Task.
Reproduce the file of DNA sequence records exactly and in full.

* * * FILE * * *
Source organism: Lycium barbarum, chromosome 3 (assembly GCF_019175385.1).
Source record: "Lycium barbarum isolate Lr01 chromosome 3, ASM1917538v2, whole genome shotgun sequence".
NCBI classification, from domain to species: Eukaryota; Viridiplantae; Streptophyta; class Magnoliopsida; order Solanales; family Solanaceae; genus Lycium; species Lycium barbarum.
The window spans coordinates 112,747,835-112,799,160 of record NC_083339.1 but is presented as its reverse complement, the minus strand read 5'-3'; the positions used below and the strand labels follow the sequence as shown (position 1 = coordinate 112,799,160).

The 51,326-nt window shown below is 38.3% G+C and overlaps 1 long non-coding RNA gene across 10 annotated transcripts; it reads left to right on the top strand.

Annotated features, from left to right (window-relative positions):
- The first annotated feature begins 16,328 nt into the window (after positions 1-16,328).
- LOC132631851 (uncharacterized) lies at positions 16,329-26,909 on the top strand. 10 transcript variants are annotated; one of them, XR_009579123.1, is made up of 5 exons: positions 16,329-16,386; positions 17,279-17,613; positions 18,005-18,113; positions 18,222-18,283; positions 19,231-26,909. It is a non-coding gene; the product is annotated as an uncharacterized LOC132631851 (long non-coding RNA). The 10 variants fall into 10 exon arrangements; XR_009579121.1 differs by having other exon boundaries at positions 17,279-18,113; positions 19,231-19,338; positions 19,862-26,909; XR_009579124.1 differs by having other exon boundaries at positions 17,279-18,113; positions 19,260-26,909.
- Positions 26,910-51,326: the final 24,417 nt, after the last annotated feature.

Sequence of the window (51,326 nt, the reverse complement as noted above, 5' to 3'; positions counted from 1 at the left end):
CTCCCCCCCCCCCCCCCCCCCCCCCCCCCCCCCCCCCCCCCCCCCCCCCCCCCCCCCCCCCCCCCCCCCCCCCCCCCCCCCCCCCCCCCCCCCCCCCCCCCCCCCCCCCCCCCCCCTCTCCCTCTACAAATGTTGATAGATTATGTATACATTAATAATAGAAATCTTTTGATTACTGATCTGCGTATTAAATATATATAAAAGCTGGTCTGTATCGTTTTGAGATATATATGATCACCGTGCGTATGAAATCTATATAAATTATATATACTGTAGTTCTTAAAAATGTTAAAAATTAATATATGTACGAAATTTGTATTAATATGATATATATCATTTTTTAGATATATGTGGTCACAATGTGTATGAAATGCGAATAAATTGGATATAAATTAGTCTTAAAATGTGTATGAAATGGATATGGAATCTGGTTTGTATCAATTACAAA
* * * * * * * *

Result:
Source organism: Lycium barbarum, chromosome 3 (assembly GCF_019175385.1).
Source record: "Lycium barbarum isolate Lr01 chromosome 3, ASM1917538v2, whole genome shotgun sequence".
NCBI classification, from domain to species: Eukaryota; Viridiplantae; Streptophyta; class Magnoliopsida; order Solanales; family Solanaceae; genus Lycium; species Lycium barbarum.
The window spans coordinates 112,747,835-112,799,160 of record NC_083339.1 but is presented as its reverse complement, the minus strand read 5'-3'; the positions used below and the strand labels follow the sequence as shown (position 1 = coordinate 112,799,160).

The 51,326-nt window shown below is 38.3% G+C and overlaps 1 long non-coding RNA gene across 10 annotated transcripts; it reads left to right on the top strand.

Annotated features, from left to right (window-relative positions):
- The first annotated feature begins 16,328 nt into the window (after positions 1-16,328).
- LOC132631851 (uncharacterized) lies at positions 16,329-26,909 on the top strand. 10 transcript variants are annotated; one of them, XR_009579123.1, is made up of 5 exons: positions 16,329-16,386; positions 17,279-17,613; positions 18,005-18,113; positions 18,222-18,283; positions 19,231-26,909. It is a non-coding gene; the product is annotated as an uncharacterized LOC132631851 (long non-coding RNA). The 10 variants fall into 10 exon arrangements; XR_009579121.1 differs by having other exon boundaries at positions 17,279-18,113; positions 19,231-19,338; positions 19,862-26,909; XR_009579124.1 differs by having other exon boundaries at positions 17,279-18,113; positions 19,260-26,909.
- Positions 26,910-51,326: the final 24,417 nt, after the last annotated feature.

Sequence of the window (51,326 nt, the reverse complement as noted above, 5' to 3'; positions counted from 1 at the left end):
CTCCCCCCCCCCCCCCCCCCCCCCCCCCCCCCCCCCCCCCCCCCCCCCCCCCCCCCCCCCCCCCCCCCCCCCCCCCCCCCCCCCCCCCCCCCCCCCCCCCCCCCCCCCCCCCCCCCTCTCCCTCTACAAATGTTGATAGATTATGTATACATTAATAATAGAAATCTTTTGATTACTGATCTGCGTATTAAATATATATAAAAGCTGGTCTGTATCGTTTTGAGATATATATGATCACCGTGCGTATGAAATCTATATAAATTATATATACTGTAGTTCTTAAAAATGTTAAAAATTAATATATGTACGAAATTTGTATTAATATGATATATATCATTTTTTAGATATATGTGGTCACAATGTGTATGAAATGCGAATAAATTGGATATAAATTAGTCTTAAAATGTGTATGAAATGGATATGGAATCTGGTTTGTATCAATTACAAA